VP of Author Services, John F. Harnish, January 4, 2011:
One of the original limitations of eBooks was after the purchaser finished reading the book on their eReader, the electronic version couldn’t be passed on and shared with a friend. I’ve always considered the ability to pass a book on to someone I know would enjoy reading it, to be an intrinsic value of the book I bought and paid for. On gift-giving holidays, my son would frequently give me a hardcover edition of the latest Clive Cussler or Tom Clancy novel knowing that when I finished reading it I’d share the book with him so he could enjoy the adventure story too. Throughout the years we’ve shared books with each other—and then my son bought an early iPhone several years ago!!!
Ugh, this ended our sharing of good novels, because once he downloaded an eBook to his iPhone it was trapped in there forever. Bummer. But I still received his gifts of just-released novels by my favorite authors.
In October 2010—thanks to some found money, I gave myself the gift of a new Apple iPad. I wanted to experience first-hand what this eBook revolution was all about. The first novel I downloaded was John Sandford’s Storm Prey. Wow, reading his novel on the iPad was very pleasant and sooo easy on the eyes—I bumped the text up to 12 point type with a tap of my finger on the screen. It did seem a bit strange to turn on the iPad to read the book, and of course remembering to plug the eReader in to recharge.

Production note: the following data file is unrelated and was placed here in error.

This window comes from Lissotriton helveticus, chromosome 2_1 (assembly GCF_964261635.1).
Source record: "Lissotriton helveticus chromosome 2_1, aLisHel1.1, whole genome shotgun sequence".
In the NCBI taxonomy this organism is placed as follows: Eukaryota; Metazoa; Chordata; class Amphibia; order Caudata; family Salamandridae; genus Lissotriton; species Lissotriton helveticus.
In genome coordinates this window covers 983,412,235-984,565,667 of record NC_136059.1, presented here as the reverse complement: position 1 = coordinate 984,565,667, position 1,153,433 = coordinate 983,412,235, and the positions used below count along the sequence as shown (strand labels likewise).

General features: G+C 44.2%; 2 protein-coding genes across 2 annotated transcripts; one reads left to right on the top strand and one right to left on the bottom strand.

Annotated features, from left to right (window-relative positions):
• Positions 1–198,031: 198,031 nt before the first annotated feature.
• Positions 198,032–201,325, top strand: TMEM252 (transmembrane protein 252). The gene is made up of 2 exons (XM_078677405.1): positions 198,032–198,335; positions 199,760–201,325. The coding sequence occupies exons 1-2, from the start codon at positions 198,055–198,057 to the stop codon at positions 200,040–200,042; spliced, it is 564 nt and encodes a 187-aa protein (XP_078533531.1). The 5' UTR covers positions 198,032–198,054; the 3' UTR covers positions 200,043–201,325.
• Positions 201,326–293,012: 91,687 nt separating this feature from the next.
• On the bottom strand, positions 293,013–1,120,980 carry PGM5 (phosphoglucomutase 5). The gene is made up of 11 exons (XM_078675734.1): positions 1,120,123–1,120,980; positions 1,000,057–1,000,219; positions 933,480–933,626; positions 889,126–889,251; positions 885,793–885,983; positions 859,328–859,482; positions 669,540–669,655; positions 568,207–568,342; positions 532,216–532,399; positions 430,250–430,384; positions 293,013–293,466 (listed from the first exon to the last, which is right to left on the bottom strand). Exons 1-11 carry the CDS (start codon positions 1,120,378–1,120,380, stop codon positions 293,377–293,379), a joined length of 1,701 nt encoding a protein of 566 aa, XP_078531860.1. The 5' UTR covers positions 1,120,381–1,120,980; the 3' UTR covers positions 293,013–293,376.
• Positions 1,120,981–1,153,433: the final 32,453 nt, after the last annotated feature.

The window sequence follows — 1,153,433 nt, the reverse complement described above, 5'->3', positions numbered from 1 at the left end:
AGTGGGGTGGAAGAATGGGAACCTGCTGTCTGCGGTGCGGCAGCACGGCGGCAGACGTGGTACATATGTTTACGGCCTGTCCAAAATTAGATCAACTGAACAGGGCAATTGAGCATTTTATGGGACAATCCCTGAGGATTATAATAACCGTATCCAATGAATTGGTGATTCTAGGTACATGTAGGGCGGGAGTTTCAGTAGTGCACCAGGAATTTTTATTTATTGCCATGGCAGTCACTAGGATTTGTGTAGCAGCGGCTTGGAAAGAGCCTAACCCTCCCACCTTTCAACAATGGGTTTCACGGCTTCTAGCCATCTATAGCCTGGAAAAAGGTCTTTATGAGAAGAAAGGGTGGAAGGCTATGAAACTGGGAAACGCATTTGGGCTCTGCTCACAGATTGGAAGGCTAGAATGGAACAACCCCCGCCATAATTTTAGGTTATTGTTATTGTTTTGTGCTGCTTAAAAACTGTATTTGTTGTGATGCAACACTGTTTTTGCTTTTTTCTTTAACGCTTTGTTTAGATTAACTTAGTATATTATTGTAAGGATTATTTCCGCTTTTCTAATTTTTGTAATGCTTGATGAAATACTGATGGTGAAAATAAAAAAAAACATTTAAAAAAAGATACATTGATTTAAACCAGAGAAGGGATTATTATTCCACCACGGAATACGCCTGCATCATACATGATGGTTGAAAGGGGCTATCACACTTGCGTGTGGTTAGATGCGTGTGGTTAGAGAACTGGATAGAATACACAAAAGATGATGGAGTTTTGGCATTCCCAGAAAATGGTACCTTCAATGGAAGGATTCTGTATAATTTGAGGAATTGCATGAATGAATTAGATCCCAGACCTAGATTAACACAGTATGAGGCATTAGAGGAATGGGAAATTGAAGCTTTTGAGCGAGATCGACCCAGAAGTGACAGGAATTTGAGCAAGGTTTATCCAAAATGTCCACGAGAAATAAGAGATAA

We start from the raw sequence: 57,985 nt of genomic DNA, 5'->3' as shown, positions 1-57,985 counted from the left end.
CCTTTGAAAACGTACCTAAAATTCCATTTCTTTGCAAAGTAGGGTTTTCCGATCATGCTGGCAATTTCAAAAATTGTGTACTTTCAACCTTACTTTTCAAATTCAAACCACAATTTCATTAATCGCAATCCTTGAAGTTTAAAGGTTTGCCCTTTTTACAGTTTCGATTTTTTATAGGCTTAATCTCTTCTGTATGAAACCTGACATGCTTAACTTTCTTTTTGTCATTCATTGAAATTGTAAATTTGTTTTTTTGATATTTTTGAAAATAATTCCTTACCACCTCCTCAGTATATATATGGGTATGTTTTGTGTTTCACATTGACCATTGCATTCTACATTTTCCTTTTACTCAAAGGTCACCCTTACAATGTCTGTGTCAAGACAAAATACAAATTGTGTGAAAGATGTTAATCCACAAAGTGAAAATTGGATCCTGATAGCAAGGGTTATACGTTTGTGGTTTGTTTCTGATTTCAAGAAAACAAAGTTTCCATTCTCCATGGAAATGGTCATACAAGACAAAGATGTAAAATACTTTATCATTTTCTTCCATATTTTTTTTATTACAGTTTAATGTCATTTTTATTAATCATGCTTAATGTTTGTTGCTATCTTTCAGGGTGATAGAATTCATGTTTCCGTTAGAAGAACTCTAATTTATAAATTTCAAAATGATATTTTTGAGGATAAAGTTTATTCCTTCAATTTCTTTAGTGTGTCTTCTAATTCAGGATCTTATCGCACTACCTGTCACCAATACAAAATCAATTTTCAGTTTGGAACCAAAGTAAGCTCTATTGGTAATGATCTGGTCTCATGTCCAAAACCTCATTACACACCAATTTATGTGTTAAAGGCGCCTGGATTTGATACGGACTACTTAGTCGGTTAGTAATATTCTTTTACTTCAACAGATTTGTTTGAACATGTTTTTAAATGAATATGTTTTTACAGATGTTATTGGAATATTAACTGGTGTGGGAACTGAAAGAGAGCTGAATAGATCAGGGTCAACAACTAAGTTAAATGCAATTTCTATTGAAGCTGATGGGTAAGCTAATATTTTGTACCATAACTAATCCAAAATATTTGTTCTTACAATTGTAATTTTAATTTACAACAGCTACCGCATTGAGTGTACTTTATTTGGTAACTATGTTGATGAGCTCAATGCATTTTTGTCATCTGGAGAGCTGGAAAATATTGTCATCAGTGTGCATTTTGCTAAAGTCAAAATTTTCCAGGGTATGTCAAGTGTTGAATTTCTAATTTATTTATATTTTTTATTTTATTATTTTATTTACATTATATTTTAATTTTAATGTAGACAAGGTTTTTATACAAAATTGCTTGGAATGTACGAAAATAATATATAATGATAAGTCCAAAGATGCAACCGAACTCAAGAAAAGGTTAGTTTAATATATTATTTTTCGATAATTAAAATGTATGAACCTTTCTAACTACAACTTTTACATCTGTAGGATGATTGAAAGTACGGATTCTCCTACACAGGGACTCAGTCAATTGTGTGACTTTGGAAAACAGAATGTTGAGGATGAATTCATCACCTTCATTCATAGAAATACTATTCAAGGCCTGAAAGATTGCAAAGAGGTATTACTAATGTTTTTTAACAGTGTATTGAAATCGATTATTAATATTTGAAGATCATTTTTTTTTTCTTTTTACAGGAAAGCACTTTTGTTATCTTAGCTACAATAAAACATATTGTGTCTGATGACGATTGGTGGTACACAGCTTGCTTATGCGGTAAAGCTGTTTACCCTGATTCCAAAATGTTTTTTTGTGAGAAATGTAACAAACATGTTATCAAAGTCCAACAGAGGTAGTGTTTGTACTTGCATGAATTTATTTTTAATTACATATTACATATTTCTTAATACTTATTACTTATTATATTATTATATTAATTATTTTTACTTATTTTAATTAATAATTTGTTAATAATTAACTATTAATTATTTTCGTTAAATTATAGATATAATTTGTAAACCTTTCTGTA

My next download in early December was Tom Clancy’s new release, Dead or Alive. Indeed, a very good read, but my thoughts while reading this highly entertaining novel was I hope my son doesn’t give me the hardcover edition as a Christmas gift; and wishing I could share the eBook edition with him.
Then on December 30, 2010—as if sometimes wishes do come true, I received an email from Amazon announcing their Kindle eBook Lending Program—and as part of my research to write this article I discovered Barnes & Noble had previously launched their LendMe program in June of 2010, along with the release of their new and improved NOOK Book eReader. Suddenly eBooks downloaded from B&N and Amazon were shareable!!!
They had successfully overcome one of the major shortcomings of eBooks—the inability to pass the book you’ve just finished reading on to a friend who you know would also enjoy the book. The lending programs are rather similar—they allow the purchaser of the eBook to email a free copy to a friend. The friend will have complete access to the eBook for 14-days—plenty of time to read a novel. However, during the 14-day period the purchaser will not have access to the book, but the friend receiving the shared book will have the entire book on their personal eBook reading device. At the conclusion of the 14-days, the lent eBook is back on the purchaser’s bookshelf and fully accessible again. This also solves the problem of shared books that are never returned by the borrower!!!
There’s a more expanded report on the ramifications of these eBook lending programs in the January issue of Infinity’s Author’s Advocate—if you aren’t a subscriber, you may sign up for a free subscription by visiting www.infinitypublishing.com.